An excellent GEO-Quarterly article describing Jean-Luc Milette’s pioneering work on X band weather satellite reception can be found following this link .
For the direct reception of weather satellites on 8 GHz typically a ~1.5 m or bigger dish is needed, a AZ/EL or better X/Y rotor, a suitable feed and low noise amplifier, a downconverter and SDR with the appropriate software.
SDR used is a LimeSDR-USB , the whole pass is recorded at 15 MSPS or at higher rate depending on the satellite and then offline demodulated -decoded.
Below are some X band LEO weather satellite frequencies as of March 2021:
The strongest X band weather satellite is definitely AQUA at 8160 MHz.
ANTENNA / TRACKING
I was lucky enough to find a 1.4 m prime focus dish with f/D 0.38 (Andersen True Focus) . It is not easy to find prime focus dishes nowadays…
For tracking I use an SPID BIG RAS rotor and my own software based on DJTSatlib.
When using a small dish there is not much margin in the link budget so besides antenna G/T etc accurate tracking is also very important. So far I have had good results with the strong AQUA and maybe TERRA but for the other satellites tracking and other things need to be improved.
RECORDING A PASS
Recording is done with HDSDR . I had also tried GNU Radio but the resulting file had gaps and wasn’t useable.
DEMODULATION / DECODING SOFTWARE
8 GHz LNA
I designed my own LNA and am still using the very first prototype consisting of 2 stages with some spare MGF4919Gs . This is still work in progress as I am going to try more modern devices soon.
NF achieved without tuning was around 1 dB. See Noise Figure measurement below:
The LNA is followed by a VBF-8000+ Mini-Circuits 8 GHz band pass filter which is connected to a 20 dB gain block. Then comes the ZX05-153-S+ Mini-Circuits mixer . I use Kuhne’s programmable MKU LO 54 to 13600 PLL Oscillator. Frequency can be altered over the serial port in 1 Hz steps and it accepts a 10 MHz external reference.
In the future, as time permits, all these may be replaced by a single PCB featuring the LNA, mixer, filters , PLL etc.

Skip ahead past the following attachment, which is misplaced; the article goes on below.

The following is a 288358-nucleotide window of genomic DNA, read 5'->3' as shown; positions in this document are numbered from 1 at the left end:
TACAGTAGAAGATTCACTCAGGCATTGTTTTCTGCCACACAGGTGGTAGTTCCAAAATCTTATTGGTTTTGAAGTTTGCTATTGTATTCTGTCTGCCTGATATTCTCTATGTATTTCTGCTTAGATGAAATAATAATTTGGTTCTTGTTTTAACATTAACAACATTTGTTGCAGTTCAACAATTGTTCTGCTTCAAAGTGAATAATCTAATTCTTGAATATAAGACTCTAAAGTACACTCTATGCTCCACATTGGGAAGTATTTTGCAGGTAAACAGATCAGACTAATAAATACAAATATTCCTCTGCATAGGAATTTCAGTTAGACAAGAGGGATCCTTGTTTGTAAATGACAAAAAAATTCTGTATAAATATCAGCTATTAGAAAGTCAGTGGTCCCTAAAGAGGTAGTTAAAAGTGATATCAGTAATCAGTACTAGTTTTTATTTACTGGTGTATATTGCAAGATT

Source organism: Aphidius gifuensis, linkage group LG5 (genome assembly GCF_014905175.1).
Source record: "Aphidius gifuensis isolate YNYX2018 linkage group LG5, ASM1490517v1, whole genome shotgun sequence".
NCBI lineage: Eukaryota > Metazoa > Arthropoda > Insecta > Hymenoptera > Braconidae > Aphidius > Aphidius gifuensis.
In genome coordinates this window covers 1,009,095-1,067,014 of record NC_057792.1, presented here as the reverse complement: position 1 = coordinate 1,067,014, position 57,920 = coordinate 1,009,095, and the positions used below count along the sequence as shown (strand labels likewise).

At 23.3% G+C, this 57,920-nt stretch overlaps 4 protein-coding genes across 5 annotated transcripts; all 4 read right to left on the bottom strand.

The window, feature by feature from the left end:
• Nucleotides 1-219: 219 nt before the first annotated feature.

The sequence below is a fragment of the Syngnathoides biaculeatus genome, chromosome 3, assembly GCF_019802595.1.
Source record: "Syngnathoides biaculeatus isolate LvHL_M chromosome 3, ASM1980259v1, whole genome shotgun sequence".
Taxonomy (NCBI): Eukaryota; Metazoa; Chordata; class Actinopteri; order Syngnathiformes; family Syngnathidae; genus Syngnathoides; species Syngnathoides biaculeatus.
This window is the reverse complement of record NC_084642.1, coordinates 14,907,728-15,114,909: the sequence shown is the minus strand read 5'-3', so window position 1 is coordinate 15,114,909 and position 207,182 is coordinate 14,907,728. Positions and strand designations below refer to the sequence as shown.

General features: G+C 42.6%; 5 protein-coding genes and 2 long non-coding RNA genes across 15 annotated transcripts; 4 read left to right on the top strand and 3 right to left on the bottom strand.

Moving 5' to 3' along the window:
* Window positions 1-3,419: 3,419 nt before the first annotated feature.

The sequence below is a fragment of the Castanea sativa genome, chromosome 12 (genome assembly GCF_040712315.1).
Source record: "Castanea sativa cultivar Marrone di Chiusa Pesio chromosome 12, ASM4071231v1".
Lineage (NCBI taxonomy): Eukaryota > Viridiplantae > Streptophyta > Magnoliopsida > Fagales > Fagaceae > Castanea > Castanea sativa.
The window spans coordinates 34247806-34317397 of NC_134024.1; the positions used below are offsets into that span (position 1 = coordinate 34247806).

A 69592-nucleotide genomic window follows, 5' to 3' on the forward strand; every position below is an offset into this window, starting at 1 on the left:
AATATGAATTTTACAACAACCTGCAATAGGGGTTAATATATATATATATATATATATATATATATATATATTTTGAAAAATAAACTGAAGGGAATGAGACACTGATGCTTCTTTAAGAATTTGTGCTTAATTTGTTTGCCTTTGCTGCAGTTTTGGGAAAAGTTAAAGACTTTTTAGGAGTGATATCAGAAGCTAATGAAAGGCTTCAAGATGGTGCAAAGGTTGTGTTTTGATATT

With the 1.4 m dish , the 0.9 dB NF LNA (see measurement above) and the 3D printed /copper plated feed I am getting about 6 dB sun noise over cold sky (SFU 73) . Need to check what the maximum expected is.
Possible further improvement is to get rid of the SMA connectors in front of the LNA , use a modern device to maybe reach 0.7 dB noise figure .
Approximate radiation pattern using the sun as a signal source just taking noise power measurements at a few points around the maximum
DUAL MODE FEED FOR OPTIMUM ILLUMINATION OF A PRIME FOCUS DISH WITH F/D~=0.4
See below some pictures and details about the 3D printed / copper plated feed I currently use:
Version 1.0 !
This is a low noise dual mode prime focus parabolic dish feed for 8 GHz weather satellite reception.
Suitable f/D is around 0.4 for optimum reflector illumination and best overall system G/T.
The 3D print consists of the base, the waveguide and the dual mode section which are connected with screws.
Two waveguide sections have been included: one for linear polarization and another one for both RHCP and LHCP polarizations on separate SMA connectors.
This work has been based on the W2IMU/N2UO 23cm design found here:
After printing, it has to be painted with a conductive paint and then electroplated in a bath.
It is absolutely important the resulting surface to be as smooth as possible.
Roughness will result in losses so patience when sanding/smoothing will pay off !
I used PLA and smoothed it with sandpaper starting from grit 500 up to 2000.
Conductive paint and plating solution used were bought from https://www.tifoo.de/
Painting has to be carefully done paying attention not to leave any blank areas.
If ABS/ASA are used I guess the smoothing process can be expedited in acetone vapors or the like.
The final efficiency of the feed depends on surface roughness and the presence of any non-plated gaps.
1) You could try scaling it in the slicer to make e.g a feed for 10 GHz!
2) For 8 GHz SMA probe length inside the waveguide is 7mm .
The dimensions of the block where the SMA sits had been adapted so that no tuning is necessary when these connectors from Kuhne are used or the equivalent Amphenol 132147 e.g from Mouser leaving just 7 mm inside the waveguide. These connectors are about 17.8mm long and the Teflon section is about 15mm.
3) The Teflon section in the waveguide needs to be cutoff.
4) The Teflon section in the SMA block can be painted and plated to avoid having to rely on the plating inside the hole.
5) The SMA connector itself can even be soldered onto the plated feed !!!
Obviously, it is not as robust as on a feed of metal but should be good enough for fixing it once with an SMA torque wrench. Don’t push it too much though 🙂
6) In the 7.75-8.25 range simulated sidelobes are lower than 25 dB, simulated axial ratio less than 3dB in the entire 100 degrees radiation angle and measured isolation better than 25dB.
If you build one, please let me know how it goes !
73 de SV1CAL Michael